Turkey Report: Little to Cheer on World Enviro Day


Turkey's natural beauty is threatened. Photo of Mt. Kaçkar by Jean & Nathalie via Flickr.

Talk about your high/low cultural mingling: This week, Nobel Prize-winning Turkish author Orhan Pamuk, known for his densely layered and melancholy-tinged novels, joined Turkish pop superstar Tarkan, known for his trend-setting hairdos and hip-shaking songs, in support of the campaign to save Hasankeyf.Pamuk showed his position on the effort by wearing a "Don't let Hasankeyf be destroyed" T-shirt. The historic town in Turkey's southeast faces flooding by the proposed Ilısu Dam.

Unfortunately, there was little else to cheer in Turkey as the 37th World Environment Day rolled around on Friday. Three local environmental groups, WWF Turkey, TÜRÇEK, and Doğa Derneği, came together this week to announce their assessment of the environmental issues currently facing the country, where urbanization, dam projects, and greenhouse-gas emissions are all on the rise. Said Filiz Demirayak, the general director of WWF Turkey:

Many types of habitats in Turkey have been irreversibly destroyed, especially in the last 30 to 40 years. In the western Black Sea region of northern Anatolia, 79 percent of coastal sand dunes have been destroyed, along with 85 percent of the brushwood; approximately 1.3 million hectares of wetlands are gone. The rate of water available per person has dropped from 4,000 cubic meters to 1,430 cubic meters. Turkey is rapidly turning into a water-poor country.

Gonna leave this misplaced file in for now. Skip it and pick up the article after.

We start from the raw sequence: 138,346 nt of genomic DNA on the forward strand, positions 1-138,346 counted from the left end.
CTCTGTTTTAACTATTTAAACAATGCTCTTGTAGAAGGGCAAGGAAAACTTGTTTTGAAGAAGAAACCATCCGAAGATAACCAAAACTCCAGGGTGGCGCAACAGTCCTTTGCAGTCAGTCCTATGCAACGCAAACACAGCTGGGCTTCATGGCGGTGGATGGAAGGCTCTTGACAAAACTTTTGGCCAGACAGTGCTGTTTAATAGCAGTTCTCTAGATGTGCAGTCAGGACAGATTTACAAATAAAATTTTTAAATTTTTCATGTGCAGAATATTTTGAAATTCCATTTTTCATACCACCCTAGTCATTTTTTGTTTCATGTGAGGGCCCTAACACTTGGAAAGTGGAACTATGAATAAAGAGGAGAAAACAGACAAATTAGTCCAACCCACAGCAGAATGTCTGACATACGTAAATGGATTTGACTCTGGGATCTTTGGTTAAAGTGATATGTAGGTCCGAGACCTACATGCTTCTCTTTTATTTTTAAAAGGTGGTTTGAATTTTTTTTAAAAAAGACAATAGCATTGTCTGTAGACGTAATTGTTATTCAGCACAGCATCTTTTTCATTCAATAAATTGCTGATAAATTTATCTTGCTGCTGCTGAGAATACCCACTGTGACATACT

The environmental groups identified the following problems as key issues on Turkey’s environmental agenda, as published in the Hürriyet Daily News and Economic Review:

  • The biggest salt lake in Europe has diminished by almost half over 18 years.
  • One of the terminals of the power plant at Afşin Elbistan has been operating without a filter for years, polluting surrounding areas.
  • The almost 400 hydroelectric plants planned for many provinces, Artvin and Rize foremost among them, means death for the streams they are going to be built on.
  • The Great Menderes Basin, the primary water source of İzmir, has been poisoned.
  • Bafa Lake in Muğla, Kulu Lake in Konya and Eber Lake in Akşehir are threatened by pollution from waste.
  • Amik, Suğla and Avlan lakes, alongside the reed beds of Kestel, Gavur, Yarma, Aynaz, Hotamış and Eşmekaya, have lost their ecological and economic functions.
  • The water level of Lake Burdur has dropped 10 meters in the last 27 years, and 90 percent of the Sultansazlığı reed bed has dried up.

Clearly, much work remains to be done. But Hasankeyf and other issues have helped make the environment a higher-profile topic in Turkey than it arguably ever has been before, fueling hopes that the 2010 report will be a rosier one. Via: "Environment still needs a lot of care," Hürriyet Daily News and Economic Review
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Tags: Conservation | Dams | Pollution | Turkey | World Wildlife Fund

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